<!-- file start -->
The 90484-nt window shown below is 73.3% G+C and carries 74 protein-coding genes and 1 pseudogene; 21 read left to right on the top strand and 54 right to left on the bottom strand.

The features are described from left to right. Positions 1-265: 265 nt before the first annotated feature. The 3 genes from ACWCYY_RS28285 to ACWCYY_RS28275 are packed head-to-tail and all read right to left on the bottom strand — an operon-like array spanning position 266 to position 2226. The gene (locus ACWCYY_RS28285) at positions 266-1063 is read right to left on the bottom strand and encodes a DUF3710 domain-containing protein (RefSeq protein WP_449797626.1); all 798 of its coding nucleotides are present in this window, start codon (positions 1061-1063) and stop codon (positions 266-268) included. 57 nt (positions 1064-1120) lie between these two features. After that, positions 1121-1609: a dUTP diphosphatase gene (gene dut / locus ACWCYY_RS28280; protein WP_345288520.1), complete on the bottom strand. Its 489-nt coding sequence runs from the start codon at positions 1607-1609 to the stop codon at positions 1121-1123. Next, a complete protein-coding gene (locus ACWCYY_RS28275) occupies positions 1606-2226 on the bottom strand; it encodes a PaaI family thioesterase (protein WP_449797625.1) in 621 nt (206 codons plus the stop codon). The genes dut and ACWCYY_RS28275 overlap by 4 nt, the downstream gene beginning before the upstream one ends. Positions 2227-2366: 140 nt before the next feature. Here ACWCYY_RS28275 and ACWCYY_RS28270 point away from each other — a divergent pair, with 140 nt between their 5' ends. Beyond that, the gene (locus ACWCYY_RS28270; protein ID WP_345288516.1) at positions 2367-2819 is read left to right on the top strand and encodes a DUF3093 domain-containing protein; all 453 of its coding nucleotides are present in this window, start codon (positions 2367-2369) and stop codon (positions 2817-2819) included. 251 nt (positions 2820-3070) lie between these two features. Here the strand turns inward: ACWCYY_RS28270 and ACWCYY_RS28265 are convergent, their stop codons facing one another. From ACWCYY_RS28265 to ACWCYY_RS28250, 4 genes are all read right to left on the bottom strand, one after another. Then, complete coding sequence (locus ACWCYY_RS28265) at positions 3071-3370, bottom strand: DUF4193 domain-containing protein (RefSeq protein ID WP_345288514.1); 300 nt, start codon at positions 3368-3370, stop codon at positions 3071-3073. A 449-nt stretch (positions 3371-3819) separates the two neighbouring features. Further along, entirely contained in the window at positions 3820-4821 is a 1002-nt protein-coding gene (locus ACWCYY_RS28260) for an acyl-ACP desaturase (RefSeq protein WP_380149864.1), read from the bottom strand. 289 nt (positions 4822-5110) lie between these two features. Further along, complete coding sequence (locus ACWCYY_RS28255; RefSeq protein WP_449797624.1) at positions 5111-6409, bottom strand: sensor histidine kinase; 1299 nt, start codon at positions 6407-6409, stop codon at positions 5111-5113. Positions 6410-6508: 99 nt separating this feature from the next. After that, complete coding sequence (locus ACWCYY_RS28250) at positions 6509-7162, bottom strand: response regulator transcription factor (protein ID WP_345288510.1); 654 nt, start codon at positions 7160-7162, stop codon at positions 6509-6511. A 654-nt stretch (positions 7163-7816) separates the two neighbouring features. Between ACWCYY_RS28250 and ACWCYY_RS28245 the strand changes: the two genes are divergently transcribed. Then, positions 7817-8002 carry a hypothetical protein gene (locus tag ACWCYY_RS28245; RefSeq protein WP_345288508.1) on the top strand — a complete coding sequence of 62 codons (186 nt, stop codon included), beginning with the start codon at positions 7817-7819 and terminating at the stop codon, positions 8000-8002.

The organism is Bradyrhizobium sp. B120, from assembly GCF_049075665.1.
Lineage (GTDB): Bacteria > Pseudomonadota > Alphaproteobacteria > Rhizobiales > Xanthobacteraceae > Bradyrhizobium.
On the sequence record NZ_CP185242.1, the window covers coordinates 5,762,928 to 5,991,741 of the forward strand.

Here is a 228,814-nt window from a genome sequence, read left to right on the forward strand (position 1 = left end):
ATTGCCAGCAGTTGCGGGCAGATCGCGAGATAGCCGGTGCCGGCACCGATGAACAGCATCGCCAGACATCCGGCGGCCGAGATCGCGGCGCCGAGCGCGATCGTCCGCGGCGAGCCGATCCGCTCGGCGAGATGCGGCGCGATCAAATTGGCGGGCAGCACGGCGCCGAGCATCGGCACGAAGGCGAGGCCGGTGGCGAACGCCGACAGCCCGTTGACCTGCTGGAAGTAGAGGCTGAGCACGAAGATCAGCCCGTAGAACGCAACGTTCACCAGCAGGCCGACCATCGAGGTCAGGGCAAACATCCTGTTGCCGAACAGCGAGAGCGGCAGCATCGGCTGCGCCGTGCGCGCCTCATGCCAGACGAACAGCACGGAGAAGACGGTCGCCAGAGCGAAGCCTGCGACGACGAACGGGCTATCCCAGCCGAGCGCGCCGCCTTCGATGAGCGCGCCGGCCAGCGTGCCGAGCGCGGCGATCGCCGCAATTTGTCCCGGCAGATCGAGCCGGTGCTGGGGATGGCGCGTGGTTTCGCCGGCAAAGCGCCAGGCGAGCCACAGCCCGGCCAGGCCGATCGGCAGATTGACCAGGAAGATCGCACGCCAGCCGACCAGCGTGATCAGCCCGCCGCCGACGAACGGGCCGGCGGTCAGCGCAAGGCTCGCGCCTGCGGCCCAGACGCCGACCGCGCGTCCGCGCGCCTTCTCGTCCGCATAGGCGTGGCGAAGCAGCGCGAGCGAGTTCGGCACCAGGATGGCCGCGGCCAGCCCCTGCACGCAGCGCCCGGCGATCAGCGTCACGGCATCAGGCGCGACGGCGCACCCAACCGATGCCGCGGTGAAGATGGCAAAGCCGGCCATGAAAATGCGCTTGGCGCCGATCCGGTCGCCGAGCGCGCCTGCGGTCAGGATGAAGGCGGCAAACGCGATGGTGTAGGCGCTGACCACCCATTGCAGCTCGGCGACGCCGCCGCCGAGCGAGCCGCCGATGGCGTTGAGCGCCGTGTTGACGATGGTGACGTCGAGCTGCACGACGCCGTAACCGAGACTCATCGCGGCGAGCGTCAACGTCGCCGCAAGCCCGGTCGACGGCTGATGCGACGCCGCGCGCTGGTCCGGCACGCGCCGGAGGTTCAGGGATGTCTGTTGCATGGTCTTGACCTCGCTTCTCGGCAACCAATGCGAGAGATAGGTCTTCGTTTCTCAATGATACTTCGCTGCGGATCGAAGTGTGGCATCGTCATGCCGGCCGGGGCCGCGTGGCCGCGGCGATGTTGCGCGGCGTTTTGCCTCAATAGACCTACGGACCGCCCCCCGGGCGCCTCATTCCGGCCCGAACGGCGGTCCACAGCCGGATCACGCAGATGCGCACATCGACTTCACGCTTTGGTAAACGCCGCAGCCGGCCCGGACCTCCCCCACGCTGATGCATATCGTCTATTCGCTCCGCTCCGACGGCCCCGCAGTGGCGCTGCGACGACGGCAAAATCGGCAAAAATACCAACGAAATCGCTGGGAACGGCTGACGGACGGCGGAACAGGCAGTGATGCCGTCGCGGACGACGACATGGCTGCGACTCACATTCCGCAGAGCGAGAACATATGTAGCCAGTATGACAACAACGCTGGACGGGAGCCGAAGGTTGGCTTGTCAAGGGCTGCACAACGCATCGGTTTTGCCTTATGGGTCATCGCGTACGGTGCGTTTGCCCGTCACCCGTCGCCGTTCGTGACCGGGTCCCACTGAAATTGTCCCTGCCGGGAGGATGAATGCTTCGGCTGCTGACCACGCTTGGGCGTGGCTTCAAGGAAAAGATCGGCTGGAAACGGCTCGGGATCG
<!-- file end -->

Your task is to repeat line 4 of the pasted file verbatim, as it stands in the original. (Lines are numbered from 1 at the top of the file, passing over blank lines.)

Lineage (GTDB): Bacteria > Pseudomonadota > Alphaproteobacteria > Rhizobiales > Xanthobacteraceae > Bradyrhizobium.